welcome to our latest insolvency and recovery bulletin
In this issue we cover Landlords Hypothec, the latest Scottish insolvency figures and the AiB consultation paper report.
Landlord’s hypothec is an automatic security in favour of a landlord where a tenant enters into an insolvency process. Landlord’s hypothec was significantly altered when the section 208 to the Bankruptcy and Diligence (Scotland) Act 2007 came into force in April 2008.
The key points to be highlighted in this Section 208 are:
The landlord's hypothec
(a) continues … as a right in security over corporeal moveable property kept in or on the subjects let; and
(b) ranks accordingly in any (i) sequestration; (ii) insolvency proceedings (being winding up, receivership; administration; and proceedings in relation to a company voluntary arrangement within the meaning of the Insolvency Act 1986 (c.45) (iii) any other process in which there is ranking,
The landlord's hypothec no longer arises in relation to property which is kept (a) in a dwellinghouse; (b) on agricultural land; or (c) on a croft.
It no longer arises in relation to property [found within the property] which is owned by a person other than the tenant.
Where property is owned in common by the tenant and a third party, any right of hypothec arises only to the extent of the tenant's interest in that property.
Currently, landlords who are due pre-appointment rent can take security over any goods owned by a tenant who has entered into an insolvency process and where the goods are stored within the rented property. Any goods subject to retention of title, or which are the property of a third party, do not fall within the hypothec.
One question in this area is where does hypothec rank? Our view is that landlord’s hypothec ranks ahead of a floating charge in relation to pre-appointment rent.
There has been much discussion within the legal profession as to whether or not hypothec covers only goods on the premises at the date of insolvency, or whether it would cover goods subsequently brought onto the premises. Our interpretation is that both can fall within hypothec. Therefore, if an insolvent tenant is still trading, for example in an administration, careful consideration needs to be given to bringing new goods onto the premises as there is a risk these goods would be caught by hypothec.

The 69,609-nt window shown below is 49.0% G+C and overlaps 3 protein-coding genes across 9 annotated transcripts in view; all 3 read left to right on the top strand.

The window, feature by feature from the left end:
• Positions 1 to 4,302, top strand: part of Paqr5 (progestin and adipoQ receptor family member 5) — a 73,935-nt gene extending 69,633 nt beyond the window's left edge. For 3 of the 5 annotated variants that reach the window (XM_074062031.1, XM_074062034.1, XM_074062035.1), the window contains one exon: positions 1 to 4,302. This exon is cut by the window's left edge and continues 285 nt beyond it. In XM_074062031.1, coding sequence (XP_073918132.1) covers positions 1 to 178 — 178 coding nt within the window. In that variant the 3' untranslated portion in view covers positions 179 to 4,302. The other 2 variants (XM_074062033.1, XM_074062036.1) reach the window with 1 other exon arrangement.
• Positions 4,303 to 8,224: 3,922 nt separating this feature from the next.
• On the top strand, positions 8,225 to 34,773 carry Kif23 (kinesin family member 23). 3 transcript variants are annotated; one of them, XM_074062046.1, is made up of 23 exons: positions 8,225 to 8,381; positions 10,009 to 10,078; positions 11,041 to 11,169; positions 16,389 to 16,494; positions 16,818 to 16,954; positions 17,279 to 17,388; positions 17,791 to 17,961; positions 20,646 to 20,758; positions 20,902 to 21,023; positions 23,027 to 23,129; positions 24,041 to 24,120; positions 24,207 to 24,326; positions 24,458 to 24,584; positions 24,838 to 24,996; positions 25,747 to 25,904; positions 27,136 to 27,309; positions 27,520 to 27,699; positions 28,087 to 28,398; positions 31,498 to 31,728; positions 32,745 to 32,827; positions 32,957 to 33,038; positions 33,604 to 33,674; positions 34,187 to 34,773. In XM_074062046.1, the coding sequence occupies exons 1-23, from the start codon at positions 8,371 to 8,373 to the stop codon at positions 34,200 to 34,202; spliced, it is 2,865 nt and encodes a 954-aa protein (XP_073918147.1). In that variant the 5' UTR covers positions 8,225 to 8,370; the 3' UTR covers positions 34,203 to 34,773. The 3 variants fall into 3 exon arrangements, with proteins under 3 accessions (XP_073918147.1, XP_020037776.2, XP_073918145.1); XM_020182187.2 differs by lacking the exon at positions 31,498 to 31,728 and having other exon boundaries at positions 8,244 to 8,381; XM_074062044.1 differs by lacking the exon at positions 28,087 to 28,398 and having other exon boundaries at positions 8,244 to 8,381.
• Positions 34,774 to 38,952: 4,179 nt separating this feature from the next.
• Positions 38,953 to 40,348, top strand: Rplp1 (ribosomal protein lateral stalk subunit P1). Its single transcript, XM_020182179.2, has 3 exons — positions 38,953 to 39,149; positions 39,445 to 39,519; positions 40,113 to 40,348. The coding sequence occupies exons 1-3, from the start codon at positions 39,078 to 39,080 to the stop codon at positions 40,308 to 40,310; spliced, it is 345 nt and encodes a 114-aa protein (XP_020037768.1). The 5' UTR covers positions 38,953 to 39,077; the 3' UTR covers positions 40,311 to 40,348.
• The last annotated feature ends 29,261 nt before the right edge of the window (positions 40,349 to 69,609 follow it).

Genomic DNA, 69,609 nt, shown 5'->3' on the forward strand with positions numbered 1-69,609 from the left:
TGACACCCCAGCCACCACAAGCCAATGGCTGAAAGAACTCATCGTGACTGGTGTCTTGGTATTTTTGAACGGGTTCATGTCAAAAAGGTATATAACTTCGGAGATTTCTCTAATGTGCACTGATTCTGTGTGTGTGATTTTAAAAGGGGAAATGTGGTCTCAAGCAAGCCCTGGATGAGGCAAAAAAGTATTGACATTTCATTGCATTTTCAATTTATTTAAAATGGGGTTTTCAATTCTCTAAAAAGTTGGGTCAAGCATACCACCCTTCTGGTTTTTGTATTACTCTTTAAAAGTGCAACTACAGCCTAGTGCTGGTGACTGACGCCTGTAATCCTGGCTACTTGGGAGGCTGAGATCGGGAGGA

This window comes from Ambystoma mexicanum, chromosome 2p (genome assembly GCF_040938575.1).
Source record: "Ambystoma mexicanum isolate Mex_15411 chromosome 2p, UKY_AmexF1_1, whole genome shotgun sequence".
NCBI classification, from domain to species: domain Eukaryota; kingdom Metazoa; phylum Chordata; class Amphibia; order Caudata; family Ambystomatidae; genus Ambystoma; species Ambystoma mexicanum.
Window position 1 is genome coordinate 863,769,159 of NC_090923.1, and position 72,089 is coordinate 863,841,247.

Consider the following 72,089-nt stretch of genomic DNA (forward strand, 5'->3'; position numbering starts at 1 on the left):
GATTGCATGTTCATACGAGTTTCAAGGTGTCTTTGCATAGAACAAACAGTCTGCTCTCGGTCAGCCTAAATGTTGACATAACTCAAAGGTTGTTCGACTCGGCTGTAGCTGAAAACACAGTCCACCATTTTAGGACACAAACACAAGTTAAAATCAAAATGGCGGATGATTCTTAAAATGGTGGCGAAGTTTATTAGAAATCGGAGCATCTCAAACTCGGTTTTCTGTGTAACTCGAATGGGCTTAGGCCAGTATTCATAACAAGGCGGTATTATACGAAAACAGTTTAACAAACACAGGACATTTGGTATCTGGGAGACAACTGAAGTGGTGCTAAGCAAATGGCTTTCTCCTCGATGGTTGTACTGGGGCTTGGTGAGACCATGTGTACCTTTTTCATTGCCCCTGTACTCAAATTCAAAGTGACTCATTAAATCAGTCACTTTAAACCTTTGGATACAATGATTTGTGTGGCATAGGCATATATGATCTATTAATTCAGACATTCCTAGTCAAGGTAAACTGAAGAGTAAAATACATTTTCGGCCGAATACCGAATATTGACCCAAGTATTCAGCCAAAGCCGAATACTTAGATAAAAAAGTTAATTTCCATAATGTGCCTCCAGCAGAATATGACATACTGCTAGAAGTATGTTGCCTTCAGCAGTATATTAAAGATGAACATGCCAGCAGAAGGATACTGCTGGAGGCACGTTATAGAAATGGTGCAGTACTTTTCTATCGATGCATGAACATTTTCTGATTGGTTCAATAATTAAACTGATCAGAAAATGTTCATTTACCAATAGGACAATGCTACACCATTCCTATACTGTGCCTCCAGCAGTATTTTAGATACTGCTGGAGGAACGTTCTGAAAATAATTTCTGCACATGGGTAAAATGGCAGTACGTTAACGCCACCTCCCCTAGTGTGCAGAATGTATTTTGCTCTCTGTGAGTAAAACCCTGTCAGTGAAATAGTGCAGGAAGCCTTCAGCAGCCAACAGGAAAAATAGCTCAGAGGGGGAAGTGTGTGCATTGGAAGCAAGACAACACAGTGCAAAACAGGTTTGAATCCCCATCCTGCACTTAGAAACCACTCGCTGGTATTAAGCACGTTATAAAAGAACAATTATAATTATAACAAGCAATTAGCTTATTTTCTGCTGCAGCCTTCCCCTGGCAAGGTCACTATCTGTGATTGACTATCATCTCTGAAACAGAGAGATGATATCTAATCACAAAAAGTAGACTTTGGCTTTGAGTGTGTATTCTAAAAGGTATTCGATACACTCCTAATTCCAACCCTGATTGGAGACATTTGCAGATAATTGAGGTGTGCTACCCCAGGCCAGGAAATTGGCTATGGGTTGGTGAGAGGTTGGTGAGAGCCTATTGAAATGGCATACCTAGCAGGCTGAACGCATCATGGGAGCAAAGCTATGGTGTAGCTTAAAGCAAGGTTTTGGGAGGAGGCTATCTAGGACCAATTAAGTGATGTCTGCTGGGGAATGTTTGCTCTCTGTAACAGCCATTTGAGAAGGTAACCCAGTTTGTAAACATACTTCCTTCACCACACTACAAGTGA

Another uncertain area is in relation to post-appointment rent. The simple interpretation of the legislation is that hypothec covers all unpaid rent that becomes due. It is therefore possible that landlord’s hypothec will apply in cases of on-going rent (i.e. post-appointment rent). There is no post-April 2008 case law concerning hypothec and therefore a cautious approach should be taken.
Practical tips for Trustees
- Make sure you consider what type of property is involved. Agricultural and crofting tenancies are exempt from landlord’s hypothec.
- If you are aware there is, or you think there might be, unpaid rent take a detailed inventory of goods held on site on day one of the appointment.
- If occupation of the property is to continue and there will be on-going unpaid rent arising post-appointment, take an inventory on the date each rent payment is due to ensure you have a detailed inventory of the goods held on site if the landlord attempts to use their hypothec in relation to pre-appointment or post-appointment rent.
- Accidental preference - be careful not to accidentally prefer the landlord over the other creditors by moving assets stored off site back into the premises and therefore allowing them to fall within the hypothec.
- Accidental removal of assets – make sure you determine the full extent of the tenanted property. It is possible that car parks or external areas are part of the tenanted property and therefore any external assets may also fall within the hypothec.
Scottish Insolvency Figures
Official figures released by Accountant in Bankruptcy (AiB) in July 2012 report an increase in the number of personal insolvencies in Scotland in the first quarter of 2012/13 of 14.9% on the previous quarter and 5.3% per cent increase on the same period in the previous year.